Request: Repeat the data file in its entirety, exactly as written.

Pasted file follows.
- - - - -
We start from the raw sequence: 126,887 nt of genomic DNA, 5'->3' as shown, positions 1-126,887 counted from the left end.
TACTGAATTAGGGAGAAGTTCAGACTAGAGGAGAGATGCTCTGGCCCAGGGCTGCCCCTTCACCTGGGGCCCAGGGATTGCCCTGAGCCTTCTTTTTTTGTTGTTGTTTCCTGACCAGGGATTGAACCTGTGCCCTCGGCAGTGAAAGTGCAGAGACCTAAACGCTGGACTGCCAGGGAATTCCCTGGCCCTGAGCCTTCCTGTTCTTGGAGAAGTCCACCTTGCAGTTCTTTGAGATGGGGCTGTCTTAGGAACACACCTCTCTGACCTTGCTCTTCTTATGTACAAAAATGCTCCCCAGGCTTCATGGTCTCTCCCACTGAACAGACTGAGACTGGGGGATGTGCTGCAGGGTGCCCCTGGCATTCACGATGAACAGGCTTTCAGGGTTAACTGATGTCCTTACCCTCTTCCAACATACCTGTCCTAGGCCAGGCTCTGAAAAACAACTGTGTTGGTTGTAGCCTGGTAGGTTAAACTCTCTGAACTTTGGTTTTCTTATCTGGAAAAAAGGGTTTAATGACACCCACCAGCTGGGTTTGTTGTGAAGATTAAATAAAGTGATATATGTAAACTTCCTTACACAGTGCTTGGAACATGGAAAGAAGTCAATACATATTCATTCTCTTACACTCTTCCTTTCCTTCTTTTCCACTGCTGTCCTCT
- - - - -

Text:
We start from the raw sequence: 126,887 nt of genomic DNA, 5'->3' as shown, positions 1-126,887 counted from the left end.
TACTGAATTAGGGAGAAGTTCAGACTAGAGGAGAGATGCTCTGGCCCAGGGCTGCCCCTTCACCTGGGGCCCAGGGATTGCCCTGAGCCTTCTTTTTTTGTTGTTGTTTCCTGACCAGGGATTGAACCTGTGCCCTCGGCAGTGAAAGTGCAGAGACCTAAACGCTGGACTGCCAGGGAATTCCCTGGCCCTGAGCCTTCCTGTTCTTGGAGAAGTCCACCTTGCAGTTCTTTGAGATGGGGCTGTCTTAGGAACACACCTCTCTGACCTTGCTCTTCTTATGTACAAAAATGCTCCCCAGGCTTCATGGTCTCTCCCACTGAACAGACTGAGACTGGGGGATGTGCTGCAGGGTGCCCCTGGCATTCACGATGAACAGGCTTTCAGGGTTAACTGATGTCCTTACCCTCTTCCAACATACCTGTCCTAGGCCAGGCTCTGAAAAACAACTGTGTTGGTTGTAGCCTGGTAGGTTAAACTCTCTGAACTTTGGTTTTCTTATCTGGAAAAAAGGGTTTAATGACACCCACCAGCTGGGTTTGTTGTGAAGATTAAATAAAGTGATATATGTAAACTTCCTTACACAGTGCTTGGAACATGGAAAGAAGTCAATACATATTCATTCTCTTACACTCTTCCTTTCCTTCTTTTCCACTGCTGTCCTCT